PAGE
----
Note that if you have very specific needs that might be difficult to navigate, such as the need to use therapeutic oxygen while on the aircraft, those should always be conveyed to the airport and airline prior to your arrival. Otherwise, they might not be able to accommodate those specific needs. Learn more about flying with a disability from the U.S. Department of Transportation.

Overseas travel, including everything from touring architectural masterpieces to going on safari, can be achieved by those with limited mobility. However, remember that the protections under the Americans with Disabilities Act do not extend past the borders of the United States so good preparation is key. Though many countries have their own protections, it is entirely possible to wind up in a situation where you must go up a flight of stairs to enter a building, the train stations are not accessible, and all the doorways are too small to accommodate a wheelchair. A good example of accessibility issues are the cobblestone streets you might encounter in London, Paris, Rome, and other major cities – not only do they make it tough to use a wheelchair, they can pose serious trip hazards to even those who have no mobility problems!  

What about traveling short distances within the United States? If taking your personal vehicle is not an option, you can go with a rideshare service – but finding the right vehicle can be tough. You must do this by specifically requesting an accessible ride if you need one, such as if you are in an electric wheelchair. Uber and Lyft offer these options, but be aware that they might not have a proper vehicle in all locations. You might be able to take a typical vehicle if you have a walker, scooter, or folding wheelchair that can easily fit into the trunk of the car.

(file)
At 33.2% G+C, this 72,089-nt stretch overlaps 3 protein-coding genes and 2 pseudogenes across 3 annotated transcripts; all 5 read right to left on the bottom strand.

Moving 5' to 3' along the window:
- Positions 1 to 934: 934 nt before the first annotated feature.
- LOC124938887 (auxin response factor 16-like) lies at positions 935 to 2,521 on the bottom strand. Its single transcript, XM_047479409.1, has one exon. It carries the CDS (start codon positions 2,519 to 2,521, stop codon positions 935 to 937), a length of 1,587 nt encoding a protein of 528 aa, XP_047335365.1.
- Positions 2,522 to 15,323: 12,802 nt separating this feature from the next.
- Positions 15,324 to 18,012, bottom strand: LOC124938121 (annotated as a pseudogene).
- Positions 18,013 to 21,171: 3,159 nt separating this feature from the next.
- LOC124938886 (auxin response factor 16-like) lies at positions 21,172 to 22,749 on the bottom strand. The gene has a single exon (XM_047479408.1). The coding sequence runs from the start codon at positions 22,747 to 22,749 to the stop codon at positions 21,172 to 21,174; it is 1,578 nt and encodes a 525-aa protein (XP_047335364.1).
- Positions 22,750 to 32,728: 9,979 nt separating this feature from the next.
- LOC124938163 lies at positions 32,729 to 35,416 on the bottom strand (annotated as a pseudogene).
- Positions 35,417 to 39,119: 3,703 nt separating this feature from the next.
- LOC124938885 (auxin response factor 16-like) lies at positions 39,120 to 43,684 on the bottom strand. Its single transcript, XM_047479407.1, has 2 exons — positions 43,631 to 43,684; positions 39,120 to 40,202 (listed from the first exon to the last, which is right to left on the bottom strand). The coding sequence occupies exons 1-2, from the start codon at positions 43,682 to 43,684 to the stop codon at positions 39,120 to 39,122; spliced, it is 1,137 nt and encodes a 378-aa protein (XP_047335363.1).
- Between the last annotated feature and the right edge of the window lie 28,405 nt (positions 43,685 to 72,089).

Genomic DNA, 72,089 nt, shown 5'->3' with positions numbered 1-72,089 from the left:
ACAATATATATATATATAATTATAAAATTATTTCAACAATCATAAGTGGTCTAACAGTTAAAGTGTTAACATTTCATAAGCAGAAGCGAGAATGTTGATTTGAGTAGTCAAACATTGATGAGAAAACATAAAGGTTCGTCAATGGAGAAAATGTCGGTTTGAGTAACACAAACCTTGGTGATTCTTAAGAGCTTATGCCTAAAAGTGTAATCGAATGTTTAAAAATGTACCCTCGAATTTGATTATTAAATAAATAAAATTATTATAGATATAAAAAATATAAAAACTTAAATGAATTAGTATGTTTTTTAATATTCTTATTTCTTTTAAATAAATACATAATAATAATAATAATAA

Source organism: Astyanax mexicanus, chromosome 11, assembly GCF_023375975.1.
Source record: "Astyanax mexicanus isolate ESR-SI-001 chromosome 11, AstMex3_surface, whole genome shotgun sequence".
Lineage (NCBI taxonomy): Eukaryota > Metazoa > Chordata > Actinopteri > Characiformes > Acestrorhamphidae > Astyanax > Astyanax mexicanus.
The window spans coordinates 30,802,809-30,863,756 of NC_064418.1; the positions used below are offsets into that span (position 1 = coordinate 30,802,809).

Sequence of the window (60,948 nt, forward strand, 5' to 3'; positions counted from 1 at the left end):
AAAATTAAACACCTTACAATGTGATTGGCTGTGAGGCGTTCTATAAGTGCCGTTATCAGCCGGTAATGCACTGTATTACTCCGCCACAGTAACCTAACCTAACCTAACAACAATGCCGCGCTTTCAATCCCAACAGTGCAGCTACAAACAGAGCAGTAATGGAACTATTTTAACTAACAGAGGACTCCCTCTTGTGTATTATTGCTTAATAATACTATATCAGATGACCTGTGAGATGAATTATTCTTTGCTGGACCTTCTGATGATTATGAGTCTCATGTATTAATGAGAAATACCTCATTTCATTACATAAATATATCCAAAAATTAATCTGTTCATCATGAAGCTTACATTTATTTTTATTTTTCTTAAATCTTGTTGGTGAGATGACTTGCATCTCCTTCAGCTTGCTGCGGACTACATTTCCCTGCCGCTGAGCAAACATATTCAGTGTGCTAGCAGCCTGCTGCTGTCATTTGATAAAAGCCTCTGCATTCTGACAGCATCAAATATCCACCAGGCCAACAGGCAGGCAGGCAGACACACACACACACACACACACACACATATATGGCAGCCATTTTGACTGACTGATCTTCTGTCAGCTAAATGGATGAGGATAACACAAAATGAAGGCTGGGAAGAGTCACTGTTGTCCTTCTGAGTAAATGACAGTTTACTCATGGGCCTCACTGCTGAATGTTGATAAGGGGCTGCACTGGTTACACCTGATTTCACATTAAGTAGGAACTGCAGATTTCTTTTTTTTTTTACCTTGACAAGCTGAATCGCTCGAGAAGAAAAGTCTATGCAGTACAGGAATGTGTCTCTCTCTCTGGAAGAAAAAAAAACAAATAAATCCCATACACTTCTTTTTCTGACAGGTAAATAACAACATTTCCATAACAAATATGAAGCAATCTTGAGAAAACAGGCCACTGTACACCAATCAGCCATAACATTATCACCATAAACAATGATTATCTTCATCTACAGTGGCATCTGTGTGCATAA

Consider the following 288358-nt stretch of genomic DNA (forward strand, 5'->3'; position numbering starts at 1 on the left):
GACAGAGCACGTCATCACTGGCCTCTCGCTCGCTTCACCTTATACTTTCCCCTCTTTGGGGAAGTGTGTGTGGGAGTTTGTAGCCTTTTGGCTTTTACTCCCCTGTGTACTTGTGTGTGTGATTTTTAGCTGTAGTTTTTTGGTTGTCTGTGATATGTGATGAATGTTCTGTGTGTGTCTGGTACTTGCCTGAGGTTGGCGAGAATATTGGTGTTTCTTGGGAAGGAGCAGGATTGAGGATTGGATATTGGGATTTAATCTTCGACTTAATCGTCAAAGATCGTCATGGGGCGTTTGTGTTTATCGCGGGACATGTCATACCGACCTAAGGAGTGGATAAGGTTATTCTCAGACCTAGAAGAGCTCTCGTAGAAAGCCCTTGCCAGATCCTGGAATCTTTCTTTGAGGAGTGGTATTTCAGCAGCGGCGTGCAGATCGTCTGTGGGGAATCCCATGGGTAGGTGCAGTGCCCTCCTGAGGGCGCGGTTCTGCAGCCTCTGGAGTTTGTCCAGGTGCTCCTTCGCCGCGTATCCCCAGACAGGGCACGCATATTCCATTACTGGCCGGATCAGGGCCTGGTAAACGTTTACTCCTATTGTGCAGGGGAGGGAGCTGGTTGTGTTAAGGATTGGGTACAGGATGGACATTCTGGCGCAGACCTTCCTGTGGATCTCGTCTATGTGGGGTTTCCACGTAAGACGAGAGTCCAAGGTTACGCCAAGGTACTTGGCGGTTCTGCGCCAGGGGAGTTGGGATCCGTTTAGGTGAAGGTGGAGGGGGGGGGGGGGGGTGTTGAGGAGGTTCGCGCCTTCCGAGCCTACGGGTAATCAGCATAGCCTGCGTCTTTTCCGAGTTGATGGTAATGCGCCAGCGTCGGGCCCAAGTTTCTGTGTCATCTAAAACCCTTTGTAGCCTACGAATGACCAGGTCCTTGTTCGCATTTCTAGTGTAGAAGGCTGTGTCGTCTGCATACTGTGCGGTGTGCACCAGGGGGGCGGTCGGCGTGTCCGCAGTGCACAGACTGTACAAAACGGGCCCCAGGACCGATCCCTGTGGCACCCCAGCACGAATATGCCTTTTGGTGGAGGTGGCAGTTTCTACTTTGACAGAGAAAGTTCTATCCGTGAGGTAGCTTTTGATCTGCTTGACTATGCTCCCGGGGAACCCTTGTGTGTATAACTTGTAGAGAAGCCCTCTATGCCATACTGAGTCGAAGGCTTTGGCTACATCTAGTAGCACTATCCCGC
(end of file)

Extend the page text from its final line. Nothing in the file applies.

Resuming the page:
No matter where you are, always remember to wear a medical alert pendant. This provides peace of mind that you can reach out for help in any emergency. If you have limited mobility, you probably have a higher than usual fall risk as well, and you can use the panic button to get the help you need.

Tips for a Seamless Travel Experience

If you’re ready to get started on your next adventure, here are a few tips to make it an easier trip.

·         Get confirmations in writing. If you are booking a hotel with an accessible bathroom or specialized features for the hearing impaired, email the hotel and ask them to confirm that you will be booked into the type of room you want. When it’s in writing, you save yourself the hassle of arguing over what you actually booked.